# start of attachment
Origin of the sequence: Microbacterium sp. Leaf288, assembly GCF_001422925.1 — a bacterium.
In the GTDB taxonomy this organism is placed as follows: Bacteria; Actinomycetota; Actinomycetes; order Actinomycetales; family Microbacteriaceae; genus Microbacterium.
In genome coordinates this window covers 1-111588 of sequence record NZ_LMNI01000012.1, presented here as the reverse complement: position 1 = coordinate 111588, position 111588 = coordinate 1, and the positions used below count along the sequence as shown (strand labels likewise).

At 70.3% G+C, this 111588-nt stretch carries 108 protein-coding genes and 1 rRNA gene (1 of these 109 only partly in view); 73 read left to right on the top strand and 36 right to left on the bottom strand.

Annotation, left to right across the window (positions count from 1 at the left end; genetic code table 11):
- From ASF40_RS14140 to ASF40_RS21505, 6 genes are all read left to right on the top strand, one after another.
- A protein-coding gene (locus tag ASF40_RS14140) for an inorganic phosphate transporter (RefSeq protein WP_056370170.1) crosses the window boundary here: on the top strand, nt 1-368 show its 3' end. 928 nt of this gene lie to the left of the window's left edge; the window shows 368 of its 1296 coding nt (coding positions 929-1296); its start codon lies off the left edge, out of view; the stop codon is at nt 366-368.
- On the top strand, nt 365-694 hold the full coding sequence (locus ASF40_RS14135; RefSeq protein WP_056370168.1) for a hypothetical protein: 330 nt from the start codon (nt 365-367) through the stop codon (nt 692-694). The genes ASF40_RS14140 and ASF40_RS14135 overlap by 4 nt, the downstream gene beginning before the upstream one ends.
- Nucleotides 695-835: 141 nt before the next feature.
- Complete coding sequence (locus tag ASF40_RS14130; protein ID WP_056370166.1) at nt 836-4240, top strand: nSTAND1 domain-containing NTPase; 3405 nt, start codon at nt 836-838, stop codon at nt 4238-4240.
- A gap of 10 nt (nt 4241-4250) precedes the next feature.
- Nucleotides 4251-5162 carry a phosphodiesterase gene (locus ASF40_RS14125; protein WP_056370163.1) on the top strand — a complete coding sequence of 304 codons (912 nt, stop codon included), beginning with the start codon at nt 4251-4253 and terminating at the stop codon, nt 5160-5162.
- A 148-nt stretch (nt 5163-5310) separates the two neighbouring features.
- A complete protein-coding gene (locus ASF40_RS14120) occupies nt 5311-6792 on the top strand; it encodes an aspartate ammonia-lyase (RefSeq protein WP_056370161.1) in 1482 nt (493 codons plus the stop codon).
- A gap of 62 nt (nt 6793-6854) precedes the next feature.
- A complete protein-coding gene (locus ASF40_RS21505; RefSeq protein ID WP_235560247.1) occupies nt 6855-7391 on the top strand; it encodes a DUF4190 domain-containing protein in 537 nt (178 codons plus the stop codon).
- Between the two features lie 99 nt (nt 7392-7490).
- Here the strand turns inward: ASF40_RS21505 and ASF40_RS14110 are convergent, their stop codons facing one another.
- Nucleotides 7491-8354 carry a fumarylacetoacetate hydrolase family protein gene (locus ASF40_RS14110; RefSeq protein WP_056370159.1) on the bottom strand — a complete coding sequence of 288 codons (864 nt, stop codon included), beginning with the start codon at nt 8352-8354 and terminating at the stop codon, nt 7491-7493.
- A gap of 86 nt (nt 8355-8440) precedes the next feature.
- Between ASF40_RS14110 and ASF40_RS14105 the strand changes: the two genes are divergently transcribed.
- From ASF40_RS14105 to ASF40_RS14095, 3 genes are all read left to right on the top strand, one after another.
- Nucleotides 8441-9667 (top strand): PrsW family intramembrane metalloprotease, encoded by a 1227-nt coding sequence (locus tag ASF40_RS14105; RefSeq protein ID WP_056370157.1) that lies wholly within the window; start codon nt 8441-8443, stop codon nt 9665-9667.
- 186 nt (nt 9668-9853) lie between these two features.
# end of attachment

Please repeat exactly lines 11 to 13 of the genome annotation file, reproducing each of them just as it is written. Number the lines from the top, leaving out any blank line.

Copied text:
- A gap of 10 nt (nt 4241-4250) precedes the next feature.
- Nucleotides 4251-5162 carry a phosphodiesterase gene (locus ASF40_RS14125; protein WP_056370163.1) on the top strand — a complete coding sequence of 304 codons (912 nt, stop codon included), beginning with the start codon at nt 4251-4253 and terminating at the stop codon, nt 5160-5162.
- A 148-nt stretch (nt 5163-5310) separates the two neighbouring features.